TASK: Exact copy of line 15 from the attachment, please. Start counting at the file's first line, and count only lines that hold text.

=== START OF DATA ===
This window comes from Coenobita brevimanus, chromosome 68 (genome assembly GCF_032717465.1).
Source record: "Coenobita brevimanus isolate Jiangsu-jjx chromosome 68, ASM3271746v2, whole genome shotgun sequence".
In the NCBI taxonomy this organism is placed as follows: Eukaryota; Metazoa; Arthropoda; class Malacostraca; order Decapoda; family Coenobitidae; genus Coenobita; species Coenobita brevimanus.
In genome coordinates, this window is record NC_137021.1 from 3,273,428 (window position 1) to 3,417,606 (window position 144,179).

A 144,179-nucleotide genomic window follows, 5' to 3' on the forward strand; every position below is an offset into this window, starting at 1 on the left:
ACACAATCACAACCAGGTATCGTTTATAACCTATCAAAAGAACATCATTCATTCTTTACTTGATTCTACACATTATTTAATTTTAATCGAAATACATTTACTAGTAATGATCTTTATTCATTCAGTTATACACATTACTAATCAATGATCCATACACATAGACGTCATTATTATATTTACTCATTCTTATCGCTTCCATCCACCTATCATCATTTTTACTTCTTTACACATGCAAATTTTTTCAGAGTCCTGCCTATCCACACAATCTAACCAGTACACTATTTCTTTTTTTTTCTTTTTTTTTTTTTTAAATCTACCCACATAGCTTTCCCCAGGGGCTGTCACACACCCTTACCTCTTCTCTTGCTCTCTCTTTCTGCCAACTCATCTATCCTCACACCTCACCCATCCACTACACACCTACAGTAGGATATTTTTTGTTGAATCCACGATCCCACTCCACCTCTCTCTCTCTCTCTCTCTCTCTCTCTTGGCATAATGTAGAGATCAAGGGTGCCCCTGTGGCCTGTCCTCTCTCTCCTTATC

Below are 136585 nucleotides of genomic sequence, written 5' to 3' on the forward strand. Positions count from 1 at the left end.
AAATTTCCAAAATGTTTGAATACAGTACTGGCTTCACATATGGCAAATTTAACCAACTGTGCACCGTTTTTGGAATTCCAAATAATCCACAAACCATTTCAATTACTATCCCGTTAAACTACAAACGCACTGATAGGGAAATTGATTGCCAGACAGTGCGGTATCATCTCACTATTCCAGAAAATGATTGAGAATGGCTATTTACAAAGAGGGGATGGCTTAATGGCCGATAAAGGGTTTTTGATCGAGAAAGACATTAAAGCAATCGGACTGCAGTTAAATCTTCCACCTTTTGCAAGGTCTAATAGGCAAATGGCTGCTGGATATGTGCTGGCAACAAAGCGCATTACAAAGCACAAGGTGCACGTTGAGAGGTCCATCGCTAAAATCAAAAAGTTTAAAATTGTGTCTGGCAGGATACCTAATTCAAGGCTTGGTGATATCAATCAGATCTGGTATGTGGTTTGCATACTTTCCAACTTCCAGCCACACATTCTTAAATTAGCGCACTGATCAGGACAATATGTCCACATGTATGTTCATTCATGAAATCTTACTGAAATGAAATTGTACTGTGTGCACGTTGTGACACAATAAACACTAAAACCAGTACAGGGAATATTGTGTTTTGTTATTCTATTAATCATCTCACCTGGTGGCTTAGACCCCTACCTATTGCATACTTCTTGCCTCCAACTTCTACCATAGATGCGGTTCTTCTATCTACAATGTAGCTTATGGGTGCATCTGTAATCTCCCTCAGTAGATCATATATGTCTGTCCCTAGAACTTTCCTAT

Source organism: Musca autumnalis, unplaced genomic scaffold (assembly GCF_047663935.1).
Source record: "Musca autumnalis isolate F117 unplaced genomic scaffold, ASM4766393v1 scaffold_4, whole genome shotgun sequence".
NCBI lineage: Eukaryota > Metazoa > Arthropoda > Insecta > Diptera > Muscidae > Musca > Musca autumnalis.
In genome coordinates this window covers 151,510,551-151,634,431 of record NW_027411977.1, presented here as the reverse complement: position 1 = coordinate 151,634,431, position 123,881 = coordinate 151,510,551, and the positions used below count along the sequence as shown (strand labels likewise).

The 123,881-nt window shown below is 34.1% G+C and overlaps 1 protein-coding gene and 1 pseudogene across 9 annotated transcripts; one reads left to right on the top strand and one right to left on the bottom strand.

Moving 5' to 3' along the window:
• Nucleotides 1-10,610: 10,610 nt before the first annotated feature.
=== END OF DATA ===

• Nucleotides 1-10,610: 10,610 nt before the first annotated feature.